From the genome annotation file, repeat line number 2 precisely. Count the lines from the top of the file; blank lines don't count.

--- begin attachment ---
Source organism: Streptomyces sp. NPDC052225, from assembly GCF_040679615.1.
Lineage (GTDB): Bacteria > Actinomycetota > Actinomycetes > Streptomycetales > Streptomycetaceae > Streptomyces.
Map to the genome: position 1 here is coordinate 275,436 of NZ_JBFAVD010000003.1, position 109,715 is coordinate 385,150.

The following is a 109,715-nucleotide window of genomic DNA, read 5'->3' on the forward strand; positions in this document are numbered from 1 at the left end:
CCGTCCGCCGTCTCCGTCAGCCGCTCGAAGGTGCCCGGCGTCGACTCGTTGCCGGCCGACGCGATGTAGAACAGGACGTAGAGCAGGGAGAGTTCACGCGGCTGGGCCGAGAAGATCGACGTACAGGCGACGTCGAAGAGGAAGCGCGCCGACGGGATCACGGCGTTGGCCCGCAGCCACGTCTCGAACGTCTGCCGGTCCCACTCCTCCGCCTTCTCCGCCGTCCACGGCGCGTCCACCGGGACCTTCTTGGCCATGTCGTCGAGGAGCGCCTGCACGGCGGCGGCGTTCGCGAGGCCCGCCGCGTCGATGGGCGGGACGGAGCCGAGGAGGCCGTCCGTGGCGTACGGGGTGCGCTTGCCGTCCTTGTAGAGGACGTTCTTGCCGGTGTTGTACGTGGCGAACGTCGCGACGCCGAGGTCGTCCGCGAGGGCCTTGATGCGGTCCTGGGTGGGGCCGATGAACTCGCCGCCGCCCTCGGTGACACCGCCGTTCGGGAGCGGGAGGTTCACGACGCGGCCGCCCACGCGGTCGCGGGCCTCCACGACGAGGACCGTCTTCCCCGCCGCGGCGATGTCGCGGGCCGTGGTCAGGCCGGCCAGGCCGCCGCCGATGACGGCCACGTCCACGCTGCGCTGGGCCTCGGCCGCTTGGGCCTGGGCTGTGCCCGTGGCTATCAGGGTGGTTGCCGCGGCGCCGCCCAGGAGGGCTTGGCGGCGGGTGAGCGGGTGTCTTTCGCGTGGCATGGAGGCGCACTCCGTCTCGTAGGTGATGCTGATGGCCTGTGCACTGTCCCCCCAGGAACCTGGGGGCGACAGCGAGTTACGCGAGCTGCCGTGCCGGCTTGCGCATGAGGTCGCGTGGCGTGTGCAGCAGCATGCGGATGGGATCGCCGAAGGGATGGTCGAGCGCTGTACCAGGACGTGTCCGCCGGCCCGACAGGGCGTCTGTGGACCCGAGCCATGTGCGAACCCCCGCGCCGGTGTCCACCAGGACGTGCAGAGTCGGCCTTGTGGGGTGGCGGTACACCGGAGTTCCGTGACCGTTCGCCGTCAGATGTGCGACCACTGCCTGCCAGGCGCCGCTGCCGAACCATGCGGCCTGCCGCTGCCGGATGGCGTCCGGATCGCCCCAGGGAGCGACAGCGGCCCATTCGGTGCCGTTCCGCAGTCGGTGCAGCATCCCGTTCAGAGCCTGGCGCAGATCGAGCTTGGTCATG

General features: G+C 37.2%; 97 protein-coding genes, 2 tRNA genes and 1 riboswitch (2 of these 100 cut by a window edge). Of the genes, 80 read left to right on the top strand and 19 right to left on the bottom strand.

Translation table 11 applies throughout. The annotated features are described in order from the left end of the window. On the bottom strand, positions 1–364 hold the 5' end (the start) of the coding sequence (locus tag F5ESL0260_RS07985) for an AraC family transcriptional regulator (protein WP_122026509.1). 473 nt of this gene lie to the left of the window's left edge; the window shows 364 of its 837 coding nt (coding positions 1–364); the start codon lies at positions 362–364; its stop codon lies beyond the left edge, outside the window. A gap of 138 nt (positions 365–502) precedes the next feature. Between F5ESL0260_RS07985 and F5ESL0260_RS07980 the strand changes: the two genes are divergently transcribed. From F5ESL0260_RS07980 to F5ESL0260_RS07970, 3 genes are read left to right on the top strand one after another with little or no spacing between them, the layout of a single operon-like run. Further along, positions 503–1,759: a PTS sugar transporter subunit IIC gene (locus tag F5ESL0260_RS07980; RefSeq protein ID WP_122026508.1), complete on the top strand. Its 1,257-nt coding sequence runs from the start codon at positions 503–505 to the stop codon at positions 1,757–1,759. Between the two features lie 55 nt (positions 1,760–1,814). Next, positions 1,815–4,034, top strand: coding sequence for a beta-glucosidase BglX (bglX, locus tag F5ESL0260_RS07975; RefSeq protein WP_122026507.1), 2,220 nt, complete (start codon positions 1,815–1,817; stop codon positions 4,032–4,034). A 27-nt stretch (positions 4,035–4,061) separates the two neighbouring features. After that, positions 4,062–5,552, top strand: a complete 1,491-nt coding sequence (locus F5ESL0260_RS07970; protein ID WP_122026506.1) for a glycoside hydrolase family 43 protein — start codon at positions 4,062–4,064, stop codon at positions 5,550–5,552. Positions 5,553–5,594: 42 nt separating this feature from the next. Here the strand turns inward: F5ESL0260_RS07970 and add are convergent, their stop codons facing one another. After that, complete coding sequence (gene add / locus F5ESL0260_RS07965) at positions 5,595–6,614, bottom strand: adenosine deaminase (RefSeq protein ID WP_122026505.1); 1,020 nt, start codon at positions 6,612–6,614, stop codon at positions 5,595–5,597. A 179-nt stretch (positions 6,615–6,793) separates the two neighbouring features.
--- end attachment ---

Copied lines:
Lineage (GTDB): Bacteria > Actinomycetota > Actinomycetes > Streptomycetales > Streptomycetaceae > Streptomyces.